At the recent Patients Out of Time conference in Tucson, Greg Gerdeman discussed a study he had conducted with anthropologists at the University of Arizona led by David Raichlin. O’S News Service summed it up this way: “Running and other forms of aerobic activity increase production of anandamide —the neurotransmitter that THC imitates— in the brains of certain mammals, including people. The authors… suggest that the brain’s reward system provided a neurobiological incentive for our remote ancestors to run for long distances.  The incentive promoted survival and thus helped shape the evolution of the human body.”

On Tuesday, May 1, the New York Times weekly Science section ran an article by Gretchen Reynolds about the same study. The most remarkable thing about Reynolds’ very readable piece was how matter-of-factly she made reference to the endocannabinoid system.

Reynolds quotes Raichlin saying, “We wondered if natural selection might have used neurobiological mechanisms to encourage exercise activity,” then writes:

“… he and his colleagues became interested in the evolutionary role of the endocannabinoid system. As the name suggests, endocannabinoids are chemicals that, like cannabis in marijuana, alter and lighten moods. But the body produces endocannabinoids naturally. In other studies, endocannabinoid levels have been shown to increase after prolonged running and cycling, leading many scientists to conclude that endocannabinoids help to create runner’s high.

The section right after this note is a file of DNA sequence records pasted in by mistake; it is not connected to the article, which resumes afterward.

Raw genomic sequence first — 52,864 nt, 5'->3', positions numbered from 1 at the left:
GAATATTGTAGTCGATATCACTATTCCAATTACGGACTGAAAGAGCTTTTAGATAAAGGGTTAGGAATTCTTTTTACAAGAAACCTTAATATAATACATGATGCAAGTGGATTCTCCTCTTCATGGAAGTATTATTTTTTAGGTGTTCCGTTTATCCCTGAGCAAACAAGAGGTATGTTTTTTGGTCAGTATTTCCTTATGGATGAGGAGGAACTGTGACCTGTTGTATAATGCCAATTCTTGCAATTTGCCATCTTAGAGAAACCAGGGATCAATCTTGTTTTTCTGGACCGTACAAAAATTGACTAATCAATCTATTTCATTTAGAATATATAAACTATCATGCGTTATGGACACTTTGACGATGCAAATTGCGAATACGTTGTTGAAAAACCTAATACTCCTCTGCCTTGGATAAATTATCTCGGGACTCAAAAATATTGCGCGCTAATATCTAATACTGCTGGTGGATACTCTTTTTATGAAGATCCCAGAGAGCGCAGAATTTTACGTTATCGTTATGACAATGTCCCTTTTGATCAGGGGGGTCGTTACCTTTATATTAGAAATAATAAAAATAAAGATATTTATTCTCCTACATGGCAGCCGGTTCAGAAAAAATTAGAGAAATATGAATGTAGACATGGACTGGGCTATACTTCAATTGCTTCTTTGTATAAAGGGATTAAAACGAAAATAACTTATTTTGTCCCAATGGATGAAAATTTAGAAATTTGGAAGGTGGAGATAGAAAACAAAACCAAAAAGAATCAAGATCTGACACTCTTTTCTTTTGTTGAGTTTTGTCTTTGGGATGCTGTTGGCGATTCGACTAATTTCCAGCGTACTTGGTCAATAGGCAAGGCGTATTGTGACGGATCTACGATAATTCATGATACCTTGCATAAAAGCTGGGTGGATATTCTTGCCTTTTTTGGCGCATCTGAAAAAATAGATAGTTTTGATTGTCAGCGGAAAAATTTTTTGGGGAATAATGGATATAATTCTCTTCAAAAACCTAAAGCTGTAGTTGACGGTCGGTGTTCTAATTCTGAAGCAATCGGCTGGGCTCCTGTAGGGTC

“But Dr. Raichlen wondered if the endocannabinoids had had a more momentous role in the development of mankind as a whole. Had we continued to run, as a species, not because we had to run, but because we had become hard-wired to like it?

“To test that idea, Dr. Raichlen and his colleagues decided to compare the endocannabinoid response to running in species that both do and do not historically run — to see, in other words, which animals experience a runner’s high…”

Breaking Through

It was seven years ago that Philip Denney, MD called excitedly to  report seeing in his new issue of JAMA (The Journal of the American Medical Association) a full-page ad from Sanofi-Aventis touting “A NEWLY DISCOVERED PHYSIOLOGICAL SYSTEM… The Endocannabinoid System (ECS).” The ad was part of Sanofi’s billion-euro marketing campaign for Rimonabant, a drug that blocks the CB1 receptor.

The mention of the endocannabinoid system in JAMA seemed sufficiently newsworthy to warrant a piece in the Autumn 2005 O’S. Denney expected the Berlin Wall of Ignorance to fall in a heap, but it’s still standing. (I should have offered to bet him.)

Reynolds’ four paragraphs referencing endocannabinoids in the New York Times seems at least as significant as Nancy Pelosi’s headline-producing expression of misgivings about DEA raids on medical marijuana providers. Ending the fraudulent “War on Drugs” involves fighting on many fronts, and no battle is more important than getting the medical establishment to stop  ignoring physiological reality.

Some illuminating comments by Gerdeman, an assistant professor of biology at Eckerd College in St. Petersburg, Florida, can be found on the Eckerd website.

Stylebook note:  the abbreviation for “endocannabinoids” now generally used by scientists is “eCB.” But it looks odd and we don’t understand why the “e” should be lower case.  “ECB” seems more logical.